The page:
The Belle of Amherst
Today is Emily Dickinson's birthday. She was born in 1830. I'm particularly struck by these two paragraphs in today's Writers' Almanac:
Over the years, scholars have done a lot of speculating about Dickinson, coming up with all sorts of theories. Last year, a biographer named Lyndall Gordon suggested that Dickinson was epileptic, and that her epilepsy explained her seclusion, the rhythm and content of her poetry, and even her famous white dress, which according to Gordon was white for sanitary reasons. Various critics have tried to prove that her seclusion was the result of a broken heart, and have offered up any number of men in her life as the possible heartbreaker. A few years ago, a scholar named Carol Damon Andrews published an article claiming that Dickinson was engaged to her brother's friend George Gould, but that her father broke it up because Gould was too poor, and that Dickinson's love poems are written to Gould. There is also the popular theory that she was a closeted lesbian, possibly in love with her sister-in-law, Susan. Other scholars have diagnosed Dickinson with SAD, seasonal affective disorder.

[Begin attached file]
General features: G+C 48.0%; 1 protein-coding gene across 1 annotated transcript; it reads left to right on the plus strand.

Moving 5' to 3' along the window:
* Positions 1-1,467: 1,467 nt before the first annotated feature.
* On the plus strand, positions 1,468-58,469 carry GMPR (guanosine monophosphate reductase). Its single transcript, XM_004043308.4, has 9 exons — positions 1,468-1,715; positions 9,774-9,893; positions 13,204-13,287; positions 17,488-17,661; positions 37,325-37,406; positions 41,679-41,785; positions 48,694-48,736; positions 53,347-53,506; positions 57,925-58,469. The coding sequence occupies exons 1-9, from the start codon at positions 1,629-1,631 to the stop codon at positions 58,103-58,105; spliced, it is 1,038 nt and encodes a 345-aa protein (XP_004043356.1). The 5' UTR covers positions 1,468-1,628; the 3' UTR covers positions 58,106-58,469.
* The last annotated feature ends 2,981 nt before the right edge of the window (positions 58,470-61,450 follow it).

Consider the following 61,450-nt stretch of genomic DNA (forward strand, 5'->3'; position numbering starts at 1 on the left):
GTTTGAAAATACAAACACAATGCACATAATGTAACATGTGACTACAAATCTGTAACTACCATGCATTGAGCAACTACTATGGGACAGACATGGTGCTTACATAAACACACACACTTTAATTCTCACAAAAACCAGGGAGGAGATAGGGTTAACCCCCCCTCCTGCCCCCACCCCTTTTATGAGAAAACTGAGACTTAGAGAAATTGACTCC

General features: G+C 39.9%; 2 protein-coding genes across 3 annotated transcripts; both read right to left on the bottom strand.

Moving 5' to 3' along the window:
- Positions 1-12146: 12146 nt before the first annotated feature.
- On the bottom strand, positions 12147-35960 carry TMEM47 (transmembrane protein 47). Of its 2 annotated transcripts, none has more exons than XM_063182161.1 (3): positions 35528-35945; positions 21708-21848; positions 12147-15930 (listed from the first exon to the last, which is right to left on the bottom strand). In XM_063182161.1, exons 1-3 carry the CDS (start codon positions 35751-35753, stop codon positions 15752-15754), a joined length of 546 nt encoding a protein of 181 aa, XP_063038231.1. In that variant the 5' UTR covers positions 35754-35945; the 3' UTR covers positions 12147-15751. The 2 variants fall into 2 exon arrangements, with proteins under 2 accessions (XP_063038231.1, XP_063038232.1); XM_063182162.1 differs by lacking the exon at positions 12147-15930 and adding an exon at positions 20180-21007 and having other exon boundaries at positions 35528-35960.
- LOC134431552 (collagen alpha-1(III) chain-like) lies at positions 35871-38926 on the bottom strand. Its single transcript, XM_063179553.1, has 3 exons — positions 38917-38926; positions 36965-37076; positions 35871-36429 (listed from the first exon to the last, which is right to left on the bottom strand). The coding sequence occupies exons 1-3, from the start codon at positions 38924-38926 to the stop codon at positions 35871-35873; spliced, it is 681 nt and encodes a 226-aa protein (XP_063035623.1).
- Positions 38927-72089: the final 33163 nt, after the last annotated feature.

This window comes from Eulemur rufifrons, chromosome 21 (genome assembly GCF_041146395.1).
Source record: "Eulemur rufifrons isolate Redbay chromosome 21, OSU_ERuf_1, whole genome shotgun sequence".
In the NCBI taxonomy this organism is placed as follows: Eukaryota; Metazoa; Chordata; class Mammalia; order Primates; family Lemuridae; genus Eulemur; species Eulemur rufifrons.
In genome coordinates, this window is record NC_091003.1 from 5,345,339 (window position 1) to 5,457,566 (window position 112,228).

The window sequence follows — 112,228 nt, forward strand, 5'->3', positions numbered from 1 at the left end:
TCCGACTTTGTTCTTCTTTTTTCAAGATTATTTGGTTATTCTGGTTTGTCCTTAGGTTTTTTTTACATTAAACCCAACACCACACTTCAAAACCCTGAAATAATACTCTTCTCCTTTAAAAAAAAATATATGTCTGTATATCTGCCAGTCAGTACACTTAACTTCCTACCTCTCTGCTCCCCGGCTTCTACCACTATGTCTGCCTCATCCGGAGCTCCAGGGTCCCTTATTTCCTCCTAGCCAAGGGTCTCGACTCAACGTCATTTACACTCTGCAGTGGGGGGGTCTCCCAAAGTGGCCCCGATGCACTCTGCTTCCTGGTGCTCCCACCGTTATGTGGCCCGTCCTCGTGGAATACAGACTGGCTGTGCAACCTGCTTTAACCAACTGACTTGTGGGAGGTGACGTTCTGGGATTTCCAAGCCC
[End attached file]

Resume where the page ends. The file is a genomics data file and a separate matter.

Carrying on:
Many people think that there is no one answer for Dickinson's seclusion — but that above all, she was driven by a fierce desire to write poetry, and she chose to sacrifice everything else for that. Allen Tate said: "All pity for Miss Dickinson's 'starved life' is misdirected. Her life was one of the richest and deepest ever lived on this continent."
One of the richest and deepest ever lived on this continent. How about that as something to aspire to?